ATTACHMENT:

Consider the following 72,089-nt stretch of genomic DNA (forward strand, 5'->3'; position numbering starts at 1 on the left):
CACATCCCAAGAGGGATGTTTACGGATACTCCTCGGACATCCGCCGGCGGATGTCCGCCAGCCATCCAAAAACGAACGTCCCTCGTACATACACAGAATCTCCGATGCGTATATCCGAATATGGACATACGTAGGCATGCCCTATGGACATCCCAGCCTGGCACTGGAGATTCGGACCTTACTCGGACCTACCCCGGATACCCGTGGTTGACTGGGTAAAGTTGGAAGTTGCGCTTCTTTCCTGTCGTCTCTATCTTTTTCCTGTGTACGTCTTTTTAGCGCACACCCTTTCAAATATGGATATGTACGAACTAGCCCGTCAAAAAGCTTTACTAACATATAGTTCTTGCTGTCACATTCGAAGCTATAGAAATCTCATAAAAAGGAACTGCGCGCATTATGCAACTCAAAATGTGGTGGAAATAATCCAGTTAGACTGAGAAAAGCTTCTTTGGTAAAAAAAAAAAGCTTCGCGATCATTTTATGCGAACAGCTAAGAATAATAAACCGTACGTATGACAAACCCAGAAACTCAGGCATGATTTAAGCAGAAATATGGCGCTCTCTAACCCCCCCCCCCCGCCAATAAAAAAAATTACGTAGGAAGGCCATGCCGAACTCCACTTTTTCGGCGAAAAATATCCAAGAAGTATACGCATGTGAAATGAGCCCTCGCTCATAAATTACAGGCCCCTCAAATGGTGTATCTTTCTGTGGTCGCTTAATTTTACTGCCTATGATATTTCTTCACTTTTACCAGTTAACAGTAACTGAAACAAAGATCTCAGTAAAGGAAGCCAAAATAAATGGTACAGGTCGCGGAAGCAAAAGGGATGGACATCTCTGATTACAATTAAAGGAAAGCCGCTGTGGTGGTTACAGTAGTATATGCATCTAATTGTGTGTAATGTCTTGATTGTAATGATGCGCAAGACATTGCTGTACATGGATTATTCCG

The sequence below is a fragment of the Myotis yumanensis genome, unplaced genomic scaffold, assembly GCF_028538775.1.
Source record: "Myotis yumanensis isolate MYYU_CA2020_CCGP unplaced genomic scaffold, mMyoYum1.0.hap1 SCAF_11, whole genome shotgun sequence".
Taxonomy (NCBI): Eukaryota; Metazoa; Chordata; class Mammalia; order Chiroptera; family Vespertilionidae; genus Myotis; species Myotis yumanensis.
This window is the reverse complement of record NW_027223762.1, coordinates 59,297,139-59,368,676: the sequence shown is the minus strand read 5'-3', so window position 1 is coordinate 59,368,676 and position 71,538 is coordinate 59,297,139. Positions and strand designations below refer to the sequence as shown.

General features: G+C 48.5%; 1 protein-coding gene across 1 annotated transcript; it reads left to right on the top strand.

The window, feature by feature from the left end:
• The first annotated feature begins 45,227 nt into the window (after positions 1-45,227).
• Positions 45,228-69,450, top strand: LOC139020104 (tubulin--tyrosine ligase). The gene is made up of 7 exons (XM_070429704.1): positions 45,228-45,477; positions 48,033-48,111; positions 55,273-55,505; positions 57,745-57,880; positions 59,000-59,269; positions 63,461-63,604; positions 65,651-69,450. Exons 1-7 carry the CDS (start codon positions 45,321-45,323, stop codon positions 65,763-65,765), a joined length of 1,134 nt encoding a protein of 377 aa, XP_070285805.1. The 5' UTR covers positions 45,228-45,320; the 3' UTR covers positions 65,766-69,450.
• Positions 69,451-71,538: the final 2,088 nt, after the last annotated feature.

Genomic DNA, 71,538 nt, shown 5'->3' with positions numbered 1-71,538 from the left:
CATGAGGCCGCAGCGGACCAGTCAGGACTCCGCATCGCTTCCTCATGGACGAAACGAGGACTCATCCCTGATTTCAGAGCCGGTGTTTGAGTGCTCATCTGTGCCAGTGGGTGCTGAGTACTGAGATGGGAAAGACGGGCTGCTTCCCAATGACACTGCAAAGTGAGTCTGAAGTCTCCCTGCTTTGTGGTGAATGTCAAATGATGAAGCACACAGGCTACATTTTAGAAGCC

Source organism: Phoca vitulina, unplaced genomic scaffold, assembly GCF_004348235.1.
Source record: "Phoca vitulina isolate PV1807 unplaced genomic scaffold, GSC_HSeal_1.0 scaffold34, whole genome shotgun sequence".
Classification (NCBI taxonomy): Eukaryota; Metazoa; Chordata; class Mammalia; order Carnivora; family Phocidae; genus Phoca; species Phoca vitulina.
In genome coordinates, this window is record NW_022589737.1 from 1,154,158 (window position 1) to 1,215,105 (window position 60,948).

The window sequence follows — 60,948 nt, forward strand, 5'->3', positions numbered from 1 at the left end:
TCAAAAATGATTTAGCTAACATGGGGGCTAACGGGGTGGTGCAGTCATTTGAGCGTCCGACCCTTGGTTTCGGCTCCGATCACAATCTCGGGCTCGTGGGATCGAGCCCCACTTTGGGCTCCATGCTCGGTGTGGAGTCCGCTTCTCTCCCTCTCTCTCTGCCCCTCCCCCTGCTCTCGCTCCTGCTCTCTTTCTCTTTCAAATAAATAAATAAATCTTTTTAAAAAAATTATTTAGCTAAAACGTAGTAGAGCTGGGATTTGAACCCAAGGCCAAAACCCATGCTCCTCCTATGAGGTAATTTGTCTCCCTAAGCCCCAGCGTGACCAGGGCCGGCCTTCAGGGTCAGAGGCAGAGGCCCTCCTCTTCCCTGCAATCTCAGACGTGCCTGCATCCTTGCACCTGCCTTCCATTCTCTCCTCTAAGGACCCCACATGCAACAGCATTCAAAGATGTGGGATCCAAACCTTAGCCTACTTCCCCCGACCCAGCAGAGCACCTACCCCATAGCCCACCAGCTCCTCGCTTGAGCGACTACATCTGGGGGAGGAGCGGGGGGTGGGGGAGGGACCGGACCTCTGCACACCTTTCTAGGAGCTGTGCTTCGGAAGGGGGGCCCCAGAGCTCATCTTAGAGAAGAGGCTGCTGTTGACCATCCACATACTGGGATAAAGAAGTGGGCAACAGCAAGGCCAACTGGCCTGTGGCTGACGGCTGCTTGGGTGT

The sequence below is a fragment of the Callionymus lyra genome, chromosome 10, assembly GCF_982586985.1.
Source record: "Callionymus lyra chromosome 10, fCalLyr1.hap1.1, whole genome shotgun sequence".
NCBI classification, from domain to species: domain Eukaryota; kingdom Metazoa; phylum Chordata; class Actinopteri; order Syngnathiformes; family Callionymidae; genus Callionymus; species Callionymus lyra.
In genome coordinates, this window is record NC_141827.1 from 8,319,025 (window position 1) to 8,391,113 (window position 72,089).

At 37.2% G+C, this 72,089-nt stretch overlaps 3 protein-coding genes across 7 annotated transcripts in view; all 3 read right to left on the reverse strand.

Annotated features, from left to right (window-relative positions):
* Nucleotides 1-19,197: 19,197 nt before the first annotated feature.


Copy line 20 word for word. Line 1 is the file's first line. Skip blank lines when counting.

The sequence below is a fragment of the Callionymus lyra genome, chromosome 10, assembly GCF_982586985.1.